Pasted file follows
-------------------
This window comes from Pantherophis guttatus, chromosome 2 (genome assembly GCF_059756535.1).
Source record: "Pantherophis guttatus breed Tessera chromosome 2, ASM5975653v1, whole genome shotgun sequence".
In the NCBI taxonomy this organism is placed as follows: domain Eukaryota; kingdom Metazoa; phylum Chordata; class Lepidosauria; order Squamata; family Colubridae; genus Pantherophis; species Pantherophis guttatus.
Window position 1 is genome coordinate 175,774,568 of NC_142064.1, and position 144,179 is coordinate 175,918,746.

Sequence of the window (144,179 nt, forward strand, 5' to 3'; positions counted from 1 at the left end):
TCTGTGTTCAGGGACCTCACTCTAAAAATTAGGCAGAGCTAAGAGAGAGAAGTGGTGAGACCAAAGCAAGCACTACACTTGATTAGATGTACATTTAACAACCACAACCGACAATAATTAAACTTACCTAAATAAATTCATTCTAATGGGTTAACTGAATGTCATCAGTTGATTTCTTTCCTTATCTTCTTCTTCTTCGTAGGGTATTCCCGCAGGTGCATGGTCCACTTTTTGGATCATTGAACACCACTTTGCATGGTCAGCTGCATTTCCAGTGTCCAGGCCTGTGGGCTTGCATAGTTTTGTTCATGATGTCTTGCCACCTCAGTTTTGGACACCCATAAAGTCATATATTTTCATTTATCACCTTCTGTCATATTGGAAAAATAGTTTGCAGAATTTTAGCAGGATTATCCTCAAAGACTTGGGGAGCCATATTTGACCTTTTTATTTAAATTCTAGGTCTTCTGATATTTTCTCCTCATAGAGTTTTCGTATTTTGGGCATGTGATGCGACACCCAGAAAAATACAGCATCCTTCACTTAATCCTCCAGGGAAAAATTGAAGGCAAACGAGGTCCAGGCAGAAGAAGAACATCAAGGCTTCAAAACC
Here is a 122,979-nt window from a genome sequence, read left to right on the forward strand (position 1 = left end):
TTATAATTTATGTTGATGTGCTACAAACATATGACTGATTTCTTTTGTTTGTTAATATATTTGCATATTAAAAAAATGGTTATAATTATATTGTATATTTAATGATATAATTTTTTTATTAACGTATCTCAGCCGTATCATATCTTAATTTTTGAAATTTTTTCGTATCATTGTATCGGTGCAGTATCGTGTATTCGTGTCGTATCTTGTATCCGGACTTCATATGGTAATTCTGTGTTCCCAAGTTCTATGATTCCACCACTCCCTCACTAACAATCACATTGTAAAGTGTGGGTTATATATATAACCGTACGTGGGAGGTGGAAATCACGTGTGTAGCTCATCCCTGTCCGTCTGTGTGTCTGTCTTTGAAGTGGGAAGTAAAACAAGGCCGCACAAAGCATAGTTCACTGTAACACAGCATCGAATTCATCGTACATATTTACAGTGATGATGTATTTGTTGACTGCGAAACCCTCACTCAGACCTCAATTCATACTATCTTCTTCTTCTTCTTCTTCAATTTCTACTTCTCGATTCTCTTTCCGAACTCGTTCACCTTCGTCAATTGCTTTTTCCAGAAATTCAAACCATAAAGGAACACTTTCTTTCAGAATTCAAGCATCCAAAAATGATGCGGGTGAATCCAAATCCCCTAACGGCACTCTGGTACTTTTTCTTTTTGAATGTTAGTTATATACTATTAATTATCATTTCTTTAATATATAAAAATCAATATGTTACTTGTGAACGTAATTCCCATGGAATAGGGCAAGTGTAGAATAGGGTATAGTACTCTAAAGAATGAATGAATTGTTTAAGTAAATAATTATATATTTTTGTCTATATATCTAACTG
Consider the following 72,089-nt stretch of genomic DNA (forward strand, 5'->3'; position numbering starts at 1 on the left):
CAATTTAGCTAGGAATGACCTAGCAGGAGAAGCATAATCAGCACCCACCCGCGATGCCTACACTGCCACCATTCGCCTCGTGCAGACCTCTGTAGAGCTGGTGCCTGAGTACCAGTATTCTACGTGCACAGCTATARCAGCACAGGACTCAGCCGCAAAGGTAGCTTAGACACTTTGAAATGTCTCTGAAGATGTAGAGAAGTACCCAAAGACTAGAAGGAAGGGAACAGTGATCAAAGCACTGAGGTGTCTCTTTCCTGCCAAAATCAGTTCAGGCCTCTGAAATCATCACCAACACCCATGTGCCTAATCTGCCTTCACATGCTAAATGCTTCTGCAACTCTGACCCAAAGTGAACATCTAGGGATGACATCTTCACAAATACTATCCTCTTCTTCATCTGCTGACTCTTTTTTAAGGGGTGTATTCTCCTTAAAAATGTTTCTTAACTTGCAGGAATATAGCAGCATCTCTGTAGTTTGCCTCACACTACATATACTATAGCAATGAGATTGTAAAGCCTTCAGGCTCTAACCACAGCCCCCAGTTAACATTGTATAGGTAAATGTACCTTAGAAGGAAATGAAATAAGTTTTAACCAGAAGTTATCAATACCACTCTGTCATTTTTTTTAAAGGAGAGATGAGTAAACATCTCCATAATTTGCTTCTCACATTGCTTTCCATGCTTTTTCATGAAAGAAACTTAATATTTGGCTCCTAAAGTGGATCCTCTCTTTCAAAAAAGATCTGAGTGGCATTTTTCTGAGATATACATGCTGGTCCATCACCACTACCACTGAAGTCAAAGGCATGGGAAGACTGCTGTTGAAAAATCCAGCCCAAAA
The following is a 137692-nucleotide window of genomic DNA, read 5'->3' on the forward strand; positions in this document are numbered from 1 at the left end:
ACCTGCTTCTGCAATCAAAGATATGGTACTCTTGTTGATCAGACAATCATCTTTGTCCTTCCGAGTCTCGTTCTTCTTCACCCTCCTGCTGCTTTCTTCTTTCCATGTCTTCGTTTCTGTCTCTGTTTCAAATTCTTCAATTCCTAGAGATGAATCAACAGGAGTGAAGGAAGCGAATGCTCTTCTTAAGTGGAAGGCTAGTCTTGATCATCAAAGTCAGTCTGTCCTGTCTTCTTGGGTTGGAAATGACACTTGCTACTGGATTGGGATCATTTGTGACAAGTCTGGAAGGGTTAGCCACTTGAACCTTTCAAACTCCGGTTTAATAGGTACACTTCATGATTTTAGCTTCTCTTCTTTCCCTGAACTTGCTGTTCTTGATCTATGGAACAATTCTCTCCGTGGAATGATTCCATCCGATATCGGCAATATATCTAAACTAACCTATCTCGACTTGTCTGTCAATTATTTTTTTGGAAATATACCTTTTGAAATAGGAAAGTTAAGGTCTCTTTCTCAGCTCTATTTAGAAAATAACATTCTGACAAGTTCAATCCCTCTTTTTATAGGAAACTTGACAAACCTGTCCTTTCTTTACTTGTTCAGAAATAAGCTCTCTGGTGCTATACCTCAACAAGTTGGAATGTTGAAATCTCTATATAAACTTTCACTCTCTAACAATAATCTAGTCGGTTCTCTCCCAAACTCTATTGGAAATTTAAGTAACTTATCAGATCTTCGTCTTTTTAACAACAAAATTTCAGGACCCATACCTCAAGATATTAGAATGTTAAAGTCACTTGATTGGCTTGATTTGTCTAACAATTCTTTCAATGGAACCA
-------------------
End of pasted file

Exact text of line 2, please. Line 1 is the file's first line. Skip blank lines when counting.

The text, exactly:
Source record: "Pantherophis guttatus breed Tessera chromosome 2, ASM5975653v1, whole genome shotgun sequence".